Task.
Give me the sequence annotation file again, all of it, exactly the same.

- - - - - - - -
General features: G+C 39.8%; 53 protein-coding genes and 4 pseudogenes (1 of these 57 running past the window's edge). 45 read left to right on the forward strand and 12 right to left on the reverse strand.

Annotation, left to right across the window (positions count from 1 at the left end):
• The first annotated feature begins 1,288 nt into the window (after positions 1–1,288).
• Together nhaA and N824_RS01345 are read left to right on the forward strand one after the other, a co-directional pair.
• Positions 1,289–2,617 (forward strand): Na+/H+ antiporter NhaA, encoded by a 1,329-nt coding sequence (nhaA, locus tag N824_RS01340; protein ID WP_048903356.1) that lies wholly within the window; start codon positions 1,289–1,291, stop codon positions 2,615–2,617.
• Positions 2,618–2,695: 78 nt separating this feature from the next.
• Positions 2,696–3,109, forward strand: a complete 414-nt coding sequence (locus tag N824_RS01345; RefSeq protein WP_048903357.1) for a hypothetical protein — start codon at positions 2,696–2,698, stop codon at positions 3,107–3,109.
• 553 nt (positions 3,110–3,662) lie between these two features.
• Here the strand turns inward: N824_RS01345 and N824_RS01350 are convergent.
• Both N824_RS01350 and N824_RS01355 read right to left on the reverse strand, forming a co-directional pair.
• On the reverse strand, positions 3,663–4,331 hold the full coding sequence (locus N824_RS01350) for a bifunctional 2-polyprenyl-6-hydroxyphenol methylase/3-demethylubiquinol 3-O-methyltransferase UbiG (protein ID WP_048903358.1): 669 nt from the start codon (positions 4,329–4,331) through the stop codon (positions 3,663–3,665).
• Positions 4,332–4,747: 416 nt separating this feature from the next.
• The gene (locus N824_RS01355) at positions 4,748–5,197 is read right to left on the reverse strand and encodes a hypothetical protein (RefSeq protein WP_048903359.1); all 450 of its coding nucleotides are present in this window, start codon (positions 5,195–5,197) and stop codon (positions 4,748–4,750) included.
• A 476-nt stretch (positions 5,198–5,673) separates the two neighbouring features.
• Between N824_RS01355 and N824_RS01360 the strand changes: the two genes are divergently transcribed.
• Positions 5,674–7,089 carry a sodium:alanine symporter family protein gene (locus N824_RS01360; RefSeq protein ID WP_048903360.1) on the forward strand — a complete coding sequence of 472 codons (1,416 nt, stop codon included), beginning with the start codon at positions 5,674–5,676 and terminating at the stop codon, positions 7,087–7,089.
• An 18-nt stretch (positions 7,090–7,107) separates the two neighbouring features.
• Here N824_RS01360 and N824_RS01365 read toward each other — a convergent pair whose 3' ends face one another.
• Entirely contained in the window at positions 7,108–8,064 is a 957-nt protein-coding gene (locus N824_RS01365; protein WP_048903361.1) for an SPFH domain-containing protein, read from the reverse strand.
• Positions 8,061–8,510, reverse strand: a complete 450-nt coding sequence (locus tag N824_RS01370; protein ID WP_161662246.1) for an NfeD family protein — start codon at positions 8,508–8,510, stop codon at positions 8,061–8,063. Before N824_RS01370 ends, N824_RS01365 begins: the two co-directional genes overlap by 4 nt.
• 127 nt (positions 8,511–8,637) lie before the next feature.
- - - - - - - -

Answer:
General features: G+C 39.8%; 53 protein-coding genes and 4 pseudogenes (1 of these 57 running past the window's edge). 45 read left to right on the forward strand and 12 right to left on the reverse strand.

Annotation, left to right across the window (positions count from 1 at the left end):
• The first annotated feature begins 1,288 nt into the window (after positions 1–1,288).
• Together nhaA and N824_RS01345 are read left to right on the forward strand one after the other, a co-directional pair.
• Positions 1,289–2,617 (forward strand): Na+/H+ antiporter NhaA, encoded by a 1,329-nt coding sequence (nhaA, locus tag N824_RS01340; protein ID WP_048903356.1) that lies wholly within the window; start codon positions 1,289–1,291, stop codon positions 2,615–2,617.
• Positions 2,618–2,695: 78 nt separating this feature from the next.
• Positions 2,696–3,109, forward strand: a complete 414-nt coding sequence (locus tag N824_RS01345; RefSeq protein WP_048903357.1) for a hypothetical protein — start codon at positions 2,696–2,698, stop codon at positions 3,107–3,109.
• 553 nt (positions 3,110–3,662) lie between these two features.
• Here the strand turns inward: N824_RS01345 and N824_RS01350 are convergent.
• Both N824_RS01350 and N824_RS01355 read right to left on the reverse strand, forming a co-directional pair.
• On the reverse strand, positions 3,663–4,331 hold the full coding sequence (locus N824_RS01350) for a bifunctional 2-polyprenyl-6-hydroxyphenol methylase/3-demethylubiquinol 3-O-methyltransferase UbiG (protein ID WP_048903358.1): 669 nt from the start codon (positions 4,329–4,331) through the stop codon (positions 3,663–3,665).
• Positions 4,332–4,747: 416 nt separating this feature from the next.
• The gene (locus N824_RS01355) at positions 4,748–5,197 is read right to left on the reverse strand and encodes a hypothetical protein (RefSeq protein WP_048903359.1); all 450 of its coding nucleotides are present in this window, start codon (positions 5,195–5,197) and stop codon (positions 4,748–4,750) included.
• A 476-nt stretch (positions 5,198–5,673) separates the two neighbouring features.
• Between N824_RS01355 and N824_RS01360 the strand changes: the two genes are divergently transcribed.
• Positions 5,674–7,089 carry a sodium:alanine symporter family protein gene (locus N824_RS01360; RefSeq protein ID WP_048903360.1) on the forward strand — a complete coding sequence of 472 codons (1,416 nt, stop codon included), beginning with the start codon at positions 5,674–5,676 and terminating at the stop codon, positions 7,087–7,089.
• An 18-nt stretch (positions 7,090–7,107) separates the two neighbouring features.
• Here N824_RS01360 and N824_RS01365 read toward each other — a convergent pair whose 3' ends face one another.
• Entirely contained in the window at positions 7,108–8,064 is a 957-nt protein-coding gene (locus N824_RS01365; protein WP_048903361.1) for an SPFH domain-containing protein, read from the reverse strand.
• Positions 8,061–8,510, reverse strand: a complete 450-nt coding sequence (locus tag N824_RS01370; protein ID WP_161662246.1) for an NfeD family protein — start codon at positions 8,508–8,510, stop codon at positions 8,061–8,063. Before N824_RS01370 ends, N824_RS01365 begins: the two co-directional genes overlap by 4 nt.
• 127 nt (positions 8,511–8,637) lie before the next feature.